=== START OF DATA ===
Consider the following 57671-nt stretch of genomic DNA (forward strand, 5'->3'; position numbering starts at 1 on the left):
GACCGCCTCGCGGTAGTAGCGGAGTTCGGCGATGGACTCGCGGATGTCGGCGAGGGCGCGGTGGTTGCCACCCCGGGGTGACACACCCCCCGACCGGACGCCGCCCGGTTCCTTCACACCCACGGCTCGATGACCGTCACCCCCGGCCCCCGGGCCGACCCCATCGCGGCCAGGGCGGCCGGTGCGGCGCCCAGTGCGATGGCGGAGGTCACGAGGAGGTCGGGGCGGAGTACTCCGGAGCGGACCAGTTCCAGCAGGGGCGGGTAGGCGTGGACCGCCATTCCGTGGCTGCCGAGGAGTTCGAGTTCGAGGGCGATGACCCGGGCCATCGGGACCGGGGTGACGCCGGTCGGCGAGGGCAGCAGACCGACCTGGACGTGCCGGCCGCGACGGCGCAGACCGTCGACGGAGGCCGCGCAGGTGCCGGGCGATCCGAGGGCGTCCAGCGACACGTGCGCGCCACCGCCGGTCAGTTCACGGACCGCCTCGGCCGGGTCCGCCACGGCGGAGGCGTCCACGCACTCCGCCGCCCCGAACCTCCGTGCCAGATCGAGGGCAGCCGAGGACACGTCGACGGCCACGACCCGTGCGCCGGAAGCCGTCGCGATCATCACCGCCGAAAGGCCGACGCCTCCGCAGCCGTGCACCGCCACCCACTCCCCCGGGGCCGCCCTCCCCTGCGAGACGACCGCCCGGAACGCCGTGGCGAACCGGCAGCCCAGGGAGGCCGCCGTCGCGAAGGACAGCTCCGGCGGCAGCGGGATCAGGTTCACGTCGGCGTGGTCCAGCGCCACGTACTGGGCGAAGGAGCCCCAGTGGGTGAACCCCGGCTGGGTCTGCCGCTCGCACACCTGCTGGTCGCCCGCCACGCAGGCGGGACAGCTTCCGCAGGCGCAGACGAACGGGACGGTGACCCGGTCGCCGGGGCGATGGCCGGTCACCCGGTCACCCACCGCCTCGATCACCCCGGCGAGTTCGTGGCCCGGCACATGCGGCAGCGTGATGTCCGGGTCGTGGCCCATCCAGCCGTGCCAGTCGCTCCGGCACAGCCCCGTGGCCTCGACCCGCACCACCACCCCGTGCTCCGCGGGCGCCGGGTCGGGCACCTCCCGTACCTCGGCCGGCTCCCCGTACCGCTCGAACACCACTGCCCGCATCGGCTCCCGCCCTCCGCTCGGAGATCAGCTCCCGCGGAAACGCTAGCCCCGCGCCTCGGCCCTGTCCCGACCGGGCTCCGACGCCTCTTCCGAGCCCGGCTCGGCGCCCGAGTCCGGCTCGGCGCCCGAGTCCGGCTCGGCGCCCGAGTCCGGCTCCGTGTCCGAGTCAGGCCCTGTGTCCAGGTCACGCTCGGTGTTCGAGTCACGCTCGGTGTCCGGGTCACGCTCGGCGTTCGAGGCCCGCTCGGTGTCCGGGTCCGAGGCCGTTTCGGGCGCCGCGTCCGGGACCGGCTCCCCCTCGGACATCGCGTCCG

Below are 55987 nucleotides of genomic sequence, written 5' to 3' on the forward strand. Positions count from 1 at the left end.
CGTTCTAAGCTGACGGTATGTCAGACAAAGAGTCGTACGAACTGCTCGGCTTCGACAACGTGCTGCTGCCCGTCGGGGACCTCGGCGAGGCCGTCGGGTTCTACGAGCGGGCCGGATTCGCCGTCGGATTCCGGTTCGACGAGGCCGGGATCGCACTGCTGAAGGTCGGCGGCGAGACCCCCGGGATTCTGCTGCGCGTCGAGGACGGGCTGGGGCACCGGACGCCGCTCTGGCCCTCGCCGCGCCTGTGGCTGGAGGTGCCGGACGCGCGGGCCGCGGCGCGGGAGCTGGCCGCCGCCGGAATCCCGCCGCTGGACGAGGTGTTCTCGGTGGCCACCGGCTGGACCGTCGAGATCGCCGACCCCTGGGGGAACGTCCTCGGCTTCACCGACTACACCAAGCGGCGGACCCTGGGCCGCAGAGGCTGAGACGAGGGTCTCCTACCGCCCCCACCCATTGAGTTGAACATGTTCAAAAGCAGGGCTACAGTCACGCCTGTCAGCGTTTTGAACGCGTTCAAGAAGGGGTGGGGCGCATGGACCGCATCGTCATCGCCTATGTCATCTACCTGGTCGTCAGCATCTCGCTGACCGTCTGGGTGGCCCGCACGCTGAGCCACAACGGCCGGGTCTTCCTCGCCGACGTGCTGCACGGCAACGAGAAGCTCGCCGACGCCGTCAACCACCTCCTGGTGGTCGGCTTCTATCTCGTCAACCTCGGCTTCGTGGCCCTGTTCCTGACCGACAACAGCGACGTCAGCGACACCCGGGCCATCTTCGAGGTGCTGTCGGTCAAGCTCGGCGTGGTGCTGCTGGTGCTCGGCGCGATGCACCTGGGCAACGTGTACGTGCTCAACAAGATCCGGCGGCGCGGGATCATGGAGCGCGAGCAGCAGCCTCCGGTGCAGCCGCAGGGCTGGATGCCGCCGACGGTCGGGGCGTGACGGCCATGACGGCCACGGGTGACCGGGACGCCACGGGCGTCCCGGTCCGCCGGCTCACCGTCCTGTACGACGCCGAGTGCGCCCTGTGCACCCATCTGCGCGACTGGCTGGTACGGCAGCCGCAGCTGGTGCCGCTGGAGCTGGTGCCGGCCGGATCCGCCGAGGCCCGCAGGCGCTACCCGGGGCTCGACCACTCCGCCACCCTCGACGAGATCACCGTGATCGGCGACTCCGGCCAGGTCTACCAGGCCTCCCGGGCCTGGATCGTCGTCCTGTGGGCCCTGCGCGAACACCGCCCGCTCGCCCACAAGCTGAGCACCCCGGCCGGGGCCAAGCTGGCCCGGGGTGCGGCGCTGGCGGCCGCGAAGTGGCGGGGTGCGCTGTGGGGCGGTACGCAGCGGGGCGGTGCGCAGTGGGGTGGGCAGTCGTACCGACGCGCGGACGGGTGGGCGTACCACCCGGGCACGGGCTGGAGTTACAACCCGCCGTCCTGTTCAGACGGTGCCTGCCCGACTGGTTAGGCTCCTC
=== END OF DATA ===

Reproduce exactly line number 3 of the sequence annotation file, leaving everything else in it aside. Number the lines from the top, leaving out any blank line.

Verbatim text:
Below are 55987 nucleotides of genomic sequence, written 5' to 3' on the forward strand. Positions count from 1 at the left end.